Since the dawn of the humanity, civilization has been changing period to period. As agrarian economies switched into industrial base, the world has experienced so far three industrial revolutions & is going through the fourth one in 21st century. To the last one, all the past three- 18th’s steam engine discovery, 19th’s electricity invention & 20th’s internet revolutions- are as trivial as child’s play & it’s tough to imagine where the current civilization would go.
Professor Klaus Schwab, founder and executive chairman of the “World Economic Forum”, terms 4th IR that it’s now a major concern around the world. It covers automation, artificial intelligence, robotics, blockchain, augmented reality, internet of things,etc. The power of the digital revolution has also emerged in a recently published report by the World Bank on ‘Digital Dividends’. It says; in a single day, internet now sends 25,000 e-mails to the world and Google searches for 120 million different things.
There are two different views on how this industrial revolution will affect the quality of lives of people around the world. Experts say, it will improve income and standard of living. Digital technology will bring massive changes in the process of supply of goods. The cost of exports from one country to another will be largely minimized, with a positive impact on international trade.
But another group of economists believes that the digital revolution will take the world inequality and poverty into a more difficult phase. The more the investing countries of digital technology benefit from it, the more the others will be deprived of it. With the increase in the use of digital technology, much of the work done by humans would then be accomplished by robots and machineries, thereby making people jobless. Additionally, the labor market will shrink the demand for the less skilled & semi-skilled workers. Thus, it sponsors the notorious proposition of Social Darwinism; ‘’survival for the fittest’’. The unfit, the majority don’t even matter.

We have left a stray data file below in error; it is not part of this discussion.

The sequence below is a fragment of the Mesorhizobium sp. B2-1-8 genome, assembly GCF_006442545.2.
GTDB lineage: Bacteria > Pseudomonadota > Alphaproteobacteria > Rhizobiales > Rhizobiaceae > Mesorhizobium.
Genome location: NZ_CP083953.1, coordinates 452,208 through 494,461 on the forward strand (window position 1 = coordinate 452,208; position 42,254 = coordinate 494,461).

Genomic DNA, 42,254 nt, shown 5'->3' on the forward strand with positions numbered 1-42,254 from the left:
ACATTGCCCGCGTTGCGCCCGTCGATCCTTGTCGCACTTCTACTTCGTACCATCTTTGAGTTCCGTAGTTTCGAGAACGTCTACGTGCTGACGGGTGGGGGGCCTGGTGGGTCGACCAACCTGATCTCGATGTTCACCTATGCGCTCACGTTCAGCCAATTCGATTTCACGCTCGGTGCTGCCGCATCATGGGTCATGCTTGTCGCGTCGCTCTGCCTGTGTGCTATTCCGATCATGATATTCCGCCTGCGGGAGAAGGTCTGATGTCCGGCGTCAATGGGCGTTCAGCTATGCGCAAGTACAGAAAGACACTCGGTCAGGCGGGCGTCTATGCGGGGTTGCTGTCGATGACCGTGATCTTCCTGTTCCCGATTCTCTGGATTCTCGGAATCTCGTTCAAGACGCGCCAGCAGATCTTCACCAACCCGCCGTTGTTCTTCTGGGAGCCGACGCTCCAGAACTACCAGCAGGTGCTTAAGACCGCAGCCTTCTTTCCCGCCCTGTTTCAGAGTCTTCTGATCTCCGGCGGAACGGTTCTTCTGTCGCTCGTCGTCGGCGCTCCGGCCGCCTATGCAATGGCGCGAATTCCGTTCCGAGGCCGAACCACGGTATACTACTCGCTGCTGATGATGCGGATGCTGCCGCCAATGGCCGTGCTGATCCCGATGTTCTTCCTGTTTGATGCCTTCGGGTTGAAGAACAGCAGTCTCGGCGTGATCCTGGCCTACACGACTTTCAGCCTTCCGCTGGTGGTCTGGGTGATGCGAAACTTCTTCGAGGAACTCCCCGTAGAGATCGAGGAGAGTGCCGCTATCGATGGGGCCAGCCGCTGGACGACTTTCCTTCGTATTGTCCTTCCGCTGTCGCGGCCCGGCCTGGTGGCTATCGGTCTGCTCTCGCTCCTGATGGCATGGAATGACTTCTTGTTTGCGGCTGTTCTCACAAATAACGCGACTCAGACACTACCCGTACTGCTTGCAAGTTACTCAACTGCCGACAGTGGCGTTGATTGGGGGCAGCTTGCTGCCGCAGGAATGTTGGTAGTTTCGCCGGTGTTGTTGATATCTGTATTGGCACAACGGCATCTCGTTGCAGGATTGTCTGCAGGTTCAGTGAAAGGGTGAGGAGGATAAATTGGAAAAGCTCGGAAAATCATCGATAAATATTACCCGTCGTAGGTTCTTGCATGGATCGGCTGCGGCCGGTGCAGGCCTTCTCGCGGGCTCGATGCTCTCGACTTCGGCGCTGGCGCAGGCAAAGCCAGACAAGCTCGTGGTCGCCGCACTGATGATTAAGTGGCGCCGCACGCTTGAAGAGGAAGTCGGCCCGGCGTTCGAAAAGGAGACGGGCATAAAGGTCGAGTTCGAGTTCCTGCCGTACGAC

The revolution has also impact on business. Apart from providing regular product services, corporate organizations have to achieve maximum efficiency in utilizing technology to sustain the ever-changing customer needs. We know that international companies like Kodak,Fuji had to shut down in last century as they failed to compete in global market.
The World Economic Forum in its 2018 flagship report forecasted that 133 million new jobs will be created while 75 million jobs will be replaced by robots, AI and automation. To sum up, 4th IR will make 60 million new jobs. The report highlighted that only skilled workers who are best fit according to the market demands will land these new jobs.
Moreover, it is claimed that one machine can lay off 10 workers. In the last century, when computer was invented experts stressed that many people will be jobless. But now the scenario is upside down. Just over a decade ago, no one thought that social media manager would be hired to ‘keep an eye on Facebook’ at a commercial establishment!
The World Economic Forum (WEF) said that approximately 800 million people in the world might lose their jobs by 2030, while nearly 5.7 million unskilled Bangladeshis at home & abroad would be sacked, lacking technological know-how. For instance, the RMG sector in Bangladesh employed nearly 4.4 million workers in 2013, a figure that significantly fell down to 3.5 million in 2018. Source; medium.com